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Rep. Napolitano Calls for Recognition of First African-American Marines

September 21, 2011
Press Release

(Washington, D.C.) Today, Rep. Grace F. Napolitano joined her fellow lawmakers in signing onto a congressional bill which would honor the Montford Point Marines, the first group of African-American Marines who were able to serve their country.

“The bravery and determination of these Marines is an inspiration to Americans of every background,” Napolitano said. “They overcame a system of prejudice to lead the way for all of the African-American Marines who came after them. I salute these heroes, and join my fellow lawmakers in asking that their memory be officially honored and recognized.”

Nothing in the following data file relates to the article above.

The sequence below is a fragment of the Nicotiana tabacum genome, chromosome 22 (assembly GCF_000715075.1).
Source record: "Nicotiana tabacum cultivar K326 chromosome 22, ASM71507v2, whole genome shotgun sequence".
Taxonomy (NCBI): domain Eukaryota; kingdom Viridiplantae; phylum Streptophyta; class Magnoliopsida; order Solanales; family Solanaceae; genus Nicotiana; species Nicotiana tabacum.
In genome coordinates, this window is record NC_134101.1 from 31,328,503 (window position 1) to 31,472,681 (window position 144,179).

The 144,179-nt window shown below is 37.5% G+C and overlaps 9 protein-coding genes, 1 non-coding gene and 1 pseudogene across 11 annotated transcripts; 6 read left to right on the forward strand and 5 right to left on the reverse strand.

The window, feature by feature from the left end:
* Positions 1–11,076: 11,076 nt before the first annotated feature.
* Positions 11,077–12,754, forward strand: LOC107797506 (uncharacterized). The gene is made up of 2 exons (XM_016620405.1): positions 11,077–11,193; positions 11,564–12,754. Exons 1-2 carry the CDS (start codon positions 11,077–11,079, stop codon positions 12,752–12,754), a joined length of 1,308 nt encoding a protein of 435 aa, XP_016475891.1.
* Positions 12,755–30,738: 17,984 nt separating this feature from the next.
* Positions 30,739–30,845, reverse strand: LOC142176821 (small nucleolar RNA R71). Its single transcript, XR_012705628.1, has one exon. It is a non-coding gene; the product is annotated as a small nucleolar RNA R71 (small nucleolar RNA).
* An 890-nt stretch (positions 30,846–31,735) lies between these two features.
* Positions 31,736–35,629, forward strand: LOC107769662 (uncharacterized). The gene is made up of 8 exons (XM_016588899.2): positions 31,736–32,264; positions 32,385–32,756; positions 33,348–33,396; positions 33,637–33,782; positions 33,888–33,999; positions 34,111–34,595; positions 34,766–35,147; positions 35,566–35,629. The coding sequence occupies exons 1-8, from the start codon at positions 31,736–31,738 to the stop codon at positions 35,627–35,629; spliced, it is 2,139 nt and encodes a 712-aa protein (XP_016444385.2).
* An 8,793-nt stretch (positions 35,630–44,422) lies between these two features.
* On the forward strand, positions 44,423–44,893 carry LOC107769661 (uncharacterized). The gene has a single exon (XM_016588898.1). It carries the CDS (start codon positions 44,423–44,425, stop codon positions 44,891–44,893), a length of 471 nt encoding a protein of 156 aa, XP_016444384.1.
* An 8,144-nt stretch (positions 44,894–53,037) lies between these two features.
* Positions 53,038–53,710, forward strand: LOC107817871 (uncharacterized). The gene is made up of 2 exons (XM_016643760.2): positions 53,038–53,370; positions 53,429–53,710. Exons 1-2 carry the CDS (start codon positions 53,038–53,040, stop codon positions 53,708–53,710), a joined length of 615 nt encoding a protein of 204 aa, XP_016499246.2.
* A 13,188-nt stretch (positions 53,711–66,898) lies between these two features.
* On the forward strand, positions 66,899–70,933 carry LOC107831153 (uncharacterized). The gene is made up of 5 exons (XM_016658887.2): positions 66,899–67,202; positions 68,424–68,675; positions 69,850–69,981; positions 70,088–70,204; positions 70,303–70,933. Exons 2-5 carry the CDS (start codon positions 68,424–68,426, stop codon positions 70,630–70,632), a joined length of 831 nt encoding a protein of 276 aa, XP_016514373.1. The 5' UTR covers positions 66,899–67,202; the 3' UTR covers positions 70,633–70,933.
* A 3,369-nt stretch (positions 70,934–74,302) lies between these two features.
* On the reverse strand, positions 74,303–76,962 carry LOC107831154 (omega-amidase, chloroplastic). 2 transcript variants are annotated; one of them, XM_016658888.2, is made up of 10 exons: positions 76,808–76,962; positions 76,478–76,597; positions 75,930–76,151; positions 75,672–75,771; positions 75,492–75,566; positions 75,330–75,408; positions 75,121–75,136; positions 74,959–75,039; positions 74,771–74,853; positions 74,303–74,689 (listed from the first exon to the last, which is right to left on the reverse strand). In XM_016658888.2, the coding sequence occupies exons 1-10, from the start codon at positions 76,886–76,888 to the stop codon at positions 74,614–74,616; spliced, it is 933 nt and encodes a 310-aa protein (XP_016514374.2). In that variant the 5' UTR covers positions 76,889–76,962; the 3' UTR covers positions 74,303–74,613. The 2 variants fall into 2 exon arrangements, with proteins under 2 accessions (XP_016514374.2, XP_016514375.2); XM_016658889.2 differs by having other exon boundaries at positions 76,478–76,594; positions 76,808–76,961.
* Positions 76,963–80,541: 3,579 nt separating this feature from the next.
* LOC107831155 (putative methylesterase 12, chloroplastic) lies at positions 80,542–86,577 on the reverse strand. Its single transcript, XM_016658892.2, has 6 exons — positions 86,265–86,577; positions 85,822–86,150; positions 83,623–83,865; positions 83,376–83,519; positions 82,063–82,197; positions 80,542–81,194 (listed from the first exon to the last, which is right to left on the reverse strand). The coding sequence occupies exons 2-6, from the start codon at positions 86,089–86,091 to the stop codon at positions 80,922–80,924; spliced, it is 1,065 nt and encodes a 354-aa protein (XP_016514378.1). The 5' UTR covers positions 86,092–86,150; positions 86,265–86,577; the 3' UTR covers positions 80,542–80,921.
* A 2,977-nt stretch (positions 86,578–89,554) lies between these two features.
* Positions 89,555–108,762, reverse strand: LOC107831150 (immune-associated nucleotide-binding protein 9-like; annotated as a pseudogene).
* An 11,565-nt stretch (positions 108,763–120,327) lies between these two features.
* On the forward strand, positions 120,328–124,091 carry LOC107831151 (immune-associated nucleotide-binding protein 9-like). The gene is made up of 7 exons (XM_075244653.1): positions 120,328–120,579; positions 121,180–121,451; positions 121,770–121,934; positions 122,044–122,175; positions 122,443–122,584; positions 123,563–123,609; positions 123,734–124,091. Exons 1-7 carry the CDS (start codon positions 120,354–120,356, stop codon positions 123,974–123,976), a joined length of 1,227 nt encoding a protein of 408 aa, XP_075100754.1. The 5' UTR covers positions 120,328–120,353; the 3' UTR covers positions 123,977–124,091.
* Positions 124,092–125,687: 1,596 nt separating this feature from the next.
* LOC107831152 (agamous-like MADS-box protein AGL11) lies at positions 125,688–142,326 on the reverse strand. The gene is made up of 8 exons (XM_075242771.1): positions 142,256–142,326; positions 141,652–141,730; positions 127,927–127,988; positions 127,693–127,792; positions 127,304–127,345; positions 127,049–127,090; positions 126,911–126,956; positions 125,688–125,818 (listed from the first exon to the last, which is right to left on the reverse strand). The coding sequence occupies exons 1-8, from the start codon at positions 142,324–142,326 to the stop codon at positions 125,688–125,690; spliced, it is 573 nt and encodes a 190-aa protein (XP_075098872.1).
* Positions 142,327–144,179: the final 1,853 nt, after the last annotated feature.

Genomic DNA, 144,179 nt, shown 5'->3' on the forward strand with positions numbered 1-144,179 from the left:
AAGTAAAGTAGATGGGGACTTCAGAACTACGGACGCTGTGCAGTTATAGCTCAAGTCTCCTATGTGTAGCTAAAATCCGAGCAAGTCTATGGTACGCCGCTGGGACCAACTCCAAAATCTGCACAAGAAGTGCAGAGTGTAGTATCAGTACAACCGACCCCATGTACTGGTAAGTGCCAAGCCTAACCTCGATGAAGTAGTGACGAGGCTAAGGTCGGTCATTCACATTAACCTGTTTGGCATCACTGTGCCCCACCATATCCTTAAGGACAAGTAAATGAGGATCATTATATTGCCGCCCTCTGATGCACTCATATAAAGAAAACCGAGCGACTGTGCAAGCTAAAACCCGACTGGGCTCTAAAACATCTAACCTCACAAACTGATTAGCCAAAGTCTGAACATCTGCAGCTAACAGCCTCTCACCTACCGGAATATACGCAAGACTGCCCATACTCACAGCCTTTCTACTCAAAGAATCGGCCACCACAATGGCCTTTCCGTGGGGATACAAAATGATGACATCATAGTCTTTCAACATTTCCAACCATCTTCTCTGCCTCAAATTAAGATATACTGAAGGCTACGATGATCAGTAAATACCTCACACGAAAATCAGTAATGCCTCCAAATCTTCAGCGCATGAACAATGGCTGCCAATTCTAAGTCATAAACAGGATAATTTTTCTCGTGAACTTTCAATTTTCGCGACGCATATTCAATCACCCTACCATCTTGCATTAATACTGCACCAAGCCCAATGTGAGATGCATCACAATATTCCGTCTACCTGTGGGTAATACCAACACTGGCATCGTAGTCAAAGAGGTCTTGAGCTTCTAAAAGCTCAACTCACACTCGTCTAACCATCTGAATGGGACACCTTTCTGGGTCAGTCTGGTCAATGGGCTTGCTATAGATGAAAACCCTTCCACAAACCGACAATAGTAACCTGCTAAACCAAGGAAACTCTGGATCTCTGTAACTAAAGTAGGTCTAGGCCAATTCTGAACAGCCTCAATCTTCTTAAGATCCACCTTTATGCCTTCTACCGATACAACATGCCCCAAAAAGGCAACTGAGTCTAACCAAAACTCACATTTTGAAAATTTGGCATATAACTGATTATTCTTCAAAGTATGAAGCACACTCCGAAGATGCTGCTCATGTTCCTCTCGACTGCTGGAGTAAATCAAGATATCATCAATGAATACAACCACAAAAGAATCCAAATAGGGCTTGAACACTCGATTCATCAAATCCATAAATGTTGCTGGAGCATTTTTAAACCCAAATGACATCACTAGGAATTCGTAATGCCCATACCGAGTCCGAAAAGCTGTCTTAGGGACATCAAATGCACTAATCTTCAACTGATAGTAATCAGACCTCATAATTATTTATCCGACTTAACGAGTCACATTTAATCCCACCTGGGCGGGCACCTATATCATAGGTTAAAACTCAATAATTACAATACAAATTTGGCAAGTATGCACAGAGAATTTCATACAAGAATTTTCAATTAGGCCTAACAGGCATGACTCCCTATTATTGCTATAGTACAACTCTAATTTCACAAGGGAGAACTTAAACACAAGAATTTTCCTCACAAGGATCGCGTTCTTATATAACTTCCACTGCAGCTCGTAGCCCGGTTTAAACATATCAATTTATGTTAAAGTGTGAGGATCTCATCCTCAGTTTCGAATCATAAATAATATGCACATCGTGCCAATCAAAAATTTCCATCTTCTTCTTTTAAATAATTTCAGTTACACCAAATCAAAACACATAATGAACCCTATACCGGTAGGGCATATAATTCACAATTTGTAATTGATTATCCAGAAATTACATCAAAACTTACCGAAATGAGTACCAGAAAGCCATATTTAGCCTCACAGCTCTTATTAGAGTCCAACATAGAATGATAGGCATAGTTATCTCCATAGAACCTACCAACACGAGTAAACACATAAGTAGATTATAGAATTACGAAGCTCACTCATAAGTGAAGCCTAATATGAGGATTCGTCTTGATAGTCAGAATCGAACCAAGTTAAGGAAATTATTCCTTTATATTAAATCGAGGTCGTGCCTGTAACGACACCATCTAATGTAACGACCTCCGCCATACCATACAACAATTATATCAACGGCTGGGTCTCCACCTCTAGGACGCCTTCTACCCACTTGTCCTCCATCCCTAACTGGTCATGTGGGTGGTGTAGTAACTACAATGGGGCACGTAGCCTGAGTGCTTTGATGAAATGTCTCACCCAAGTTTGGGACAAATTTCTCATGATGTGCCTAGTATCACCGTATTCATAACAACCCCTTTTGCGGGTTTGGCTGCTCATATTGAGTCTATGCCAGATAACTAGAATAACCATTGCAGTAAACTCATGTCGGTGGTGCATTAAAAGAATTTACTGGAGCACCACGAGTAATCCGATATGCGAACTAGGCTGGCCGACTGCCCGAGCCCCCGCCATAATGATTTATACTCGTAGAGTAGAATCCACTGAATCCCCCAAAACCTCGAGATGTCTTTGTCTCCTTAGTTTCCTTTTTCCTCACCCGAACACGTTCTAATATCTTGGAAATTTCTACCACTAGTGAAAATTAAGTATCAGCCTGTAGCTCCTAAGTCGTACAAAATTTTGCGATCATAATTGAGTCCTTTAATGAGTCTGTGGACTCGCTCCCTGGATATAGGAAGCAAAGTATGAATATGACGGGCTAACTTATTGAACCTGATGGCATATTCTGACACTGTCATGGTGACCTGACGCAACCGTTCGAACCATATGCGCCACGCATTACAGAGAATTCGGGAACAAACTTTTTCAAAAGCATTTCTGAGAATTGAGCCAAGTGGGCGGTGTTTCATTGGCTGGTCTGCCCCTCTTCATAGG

If signed into law, bill HR 2447 would award a Congressional Gold Medal to those African American Marines who were trained at Montford Point and went on to fight on the frontlines of World War II.

On June 25, 1941, President Franklin D. Roosevelt issued Executive Order No. 8802, opening the doors for the very first African American Marines to enlist in the U.S. Marine Corps. The first recruits were trained at Camp Montford Point, in Jacksonville, North Carolina.

More than 19,000 African-American Marines served during World War II, including some who fought in the pivotal battles for Okinawa and Iwo Jima.

Awarding a Congressional Gold Medal would recognize and honor those African-American Marines who have paved the way for all of those who serve in today’s military.

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